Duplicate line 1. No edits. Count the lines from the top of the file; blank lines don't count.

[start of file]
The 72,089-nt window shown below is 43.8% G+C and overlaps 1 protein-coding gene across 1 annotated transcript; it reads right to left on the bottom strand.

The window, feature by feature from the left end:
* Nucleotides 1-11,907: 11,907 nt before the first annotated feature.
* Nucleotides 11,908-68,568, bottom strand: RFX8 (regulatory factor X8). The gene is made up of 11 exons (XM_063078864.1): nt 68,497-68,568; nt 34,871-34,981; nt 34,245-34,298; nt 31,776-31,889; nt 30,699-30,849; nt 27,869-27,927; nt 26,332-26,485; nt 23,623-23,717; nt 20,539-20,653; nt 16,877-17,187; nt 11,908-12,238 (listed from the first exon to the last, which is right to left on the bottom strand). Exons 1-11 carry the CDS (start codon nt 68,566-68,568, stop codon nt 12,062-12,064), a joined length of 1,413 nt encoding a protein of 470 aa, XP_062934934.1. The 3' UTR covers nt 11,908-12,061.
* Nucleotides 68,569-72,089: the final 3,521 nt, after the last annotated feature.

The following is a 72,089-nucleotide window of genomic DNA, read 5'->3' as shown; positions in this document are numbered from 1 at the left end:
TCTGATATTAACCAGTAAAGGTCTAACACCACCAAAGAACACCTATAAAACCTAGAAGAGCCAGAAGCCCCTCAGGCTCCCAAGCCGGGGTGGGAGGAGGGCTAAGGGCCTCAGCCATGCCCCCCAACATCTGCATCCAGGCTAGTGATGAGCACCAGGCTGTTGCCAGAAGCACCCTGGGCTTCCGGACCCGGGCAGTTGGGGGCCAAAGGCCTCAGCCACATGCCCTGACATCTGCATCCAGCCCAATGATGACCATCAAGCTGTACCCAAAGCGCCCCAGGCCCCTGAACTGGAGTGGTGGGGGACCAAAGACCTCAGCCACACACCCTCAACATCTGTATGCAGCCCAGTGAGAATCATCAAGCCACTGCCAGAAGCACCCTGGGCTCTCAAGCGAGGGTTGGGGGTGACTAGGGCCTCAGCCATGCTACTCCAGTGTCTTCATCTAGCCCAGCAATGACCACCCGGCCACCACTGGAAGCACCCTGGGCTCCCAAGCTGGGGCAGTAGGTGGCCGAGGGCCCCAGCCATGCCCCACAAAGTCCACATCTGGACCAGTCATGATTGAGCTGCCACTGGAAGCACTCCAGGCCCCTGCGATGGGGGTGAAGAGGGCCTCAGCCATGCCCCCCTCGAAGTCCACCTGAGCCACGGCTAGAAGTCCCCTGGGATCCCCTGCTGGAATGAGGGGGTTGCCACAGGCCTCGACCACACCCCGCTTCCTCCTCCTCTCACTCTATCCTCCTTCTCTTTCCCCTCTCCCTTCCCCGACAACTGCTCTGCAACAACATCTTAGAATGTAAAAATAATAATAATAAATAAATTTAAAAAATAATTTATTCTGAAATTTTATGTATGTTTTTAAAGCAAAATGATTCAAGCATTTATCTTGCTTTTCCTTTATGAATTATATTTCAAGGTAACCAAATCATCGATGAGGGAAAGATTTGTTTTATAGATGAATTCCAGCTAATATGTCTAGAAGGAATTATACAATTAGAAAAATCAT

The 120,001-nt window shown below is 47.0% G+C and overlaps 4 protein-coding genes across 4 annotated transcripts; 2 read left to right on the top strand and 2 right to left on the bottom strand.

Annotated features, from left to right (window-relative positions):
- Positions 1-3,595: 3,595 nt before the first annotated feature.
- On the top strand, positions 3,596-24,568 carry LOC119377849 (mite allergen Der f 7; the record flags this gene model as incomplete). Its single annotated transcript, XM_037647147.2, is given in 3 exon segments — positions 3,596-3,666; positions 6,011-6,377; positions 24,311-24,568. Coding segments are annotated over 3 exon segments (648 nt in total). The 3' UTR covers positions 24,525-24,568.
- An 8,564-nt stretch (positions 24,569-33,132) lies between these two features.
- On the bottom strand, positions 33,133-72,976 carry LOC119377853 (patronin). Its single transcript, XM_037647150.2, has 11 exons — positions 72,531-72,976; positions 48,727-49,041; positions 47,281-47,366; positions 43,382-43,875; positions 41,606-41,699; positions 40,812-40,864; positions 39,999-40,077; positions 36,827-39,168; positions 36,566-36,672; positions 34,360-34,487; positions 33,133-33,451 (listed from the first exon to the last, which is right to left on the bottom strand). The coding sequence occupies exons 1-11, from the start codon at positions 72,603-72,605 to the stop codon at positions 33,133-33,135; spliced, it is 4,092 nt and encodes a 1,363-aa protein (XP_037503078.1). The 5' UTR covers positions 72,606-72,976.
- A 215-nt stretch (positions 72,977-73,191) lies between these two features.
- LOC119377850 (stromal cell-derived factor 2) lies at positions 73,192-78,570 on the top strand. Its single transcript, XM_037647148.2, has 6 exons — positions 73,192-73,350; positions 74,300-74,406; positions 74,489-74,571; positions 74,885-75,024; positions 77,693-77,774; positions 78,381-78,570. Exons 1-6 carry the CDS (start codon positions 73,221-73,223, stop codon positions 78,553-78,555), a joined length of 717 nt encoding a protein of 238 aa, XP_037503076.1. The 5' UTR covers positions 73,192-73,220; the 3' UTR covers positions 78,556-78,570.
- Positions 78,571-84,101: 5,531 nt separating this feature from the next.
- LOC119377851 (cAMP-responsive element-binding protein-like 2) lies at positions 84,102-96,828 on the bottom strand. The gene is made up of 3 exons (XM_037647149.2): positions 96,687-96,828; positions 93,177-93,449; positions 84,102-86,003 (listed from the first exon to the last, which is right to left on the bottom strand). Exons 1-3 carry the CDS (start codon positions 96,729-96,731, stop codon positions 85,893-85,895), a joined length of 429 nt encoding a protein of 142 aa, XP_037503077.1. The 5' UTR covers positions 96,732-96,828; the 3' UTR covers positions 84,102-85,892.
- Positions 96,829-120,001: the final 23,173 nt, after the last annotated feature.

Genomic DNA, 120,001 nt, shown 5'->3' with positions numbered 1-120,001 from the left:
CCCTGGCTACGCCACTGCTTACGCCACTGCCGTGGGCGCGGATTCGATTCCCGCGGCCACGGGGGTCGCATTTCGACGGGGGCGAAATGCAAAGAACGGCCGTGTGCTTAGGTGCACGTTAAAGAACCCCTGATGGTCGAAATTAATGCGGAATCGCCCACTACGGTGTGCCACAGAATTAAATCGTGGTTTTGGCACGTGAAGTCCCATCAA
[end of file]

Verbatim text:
The 72,089-nt window shown below is 43.8% G+C and overlaps 1 protein-coding gene across 1 annotated transcript; it reads right to left on the bottom strand.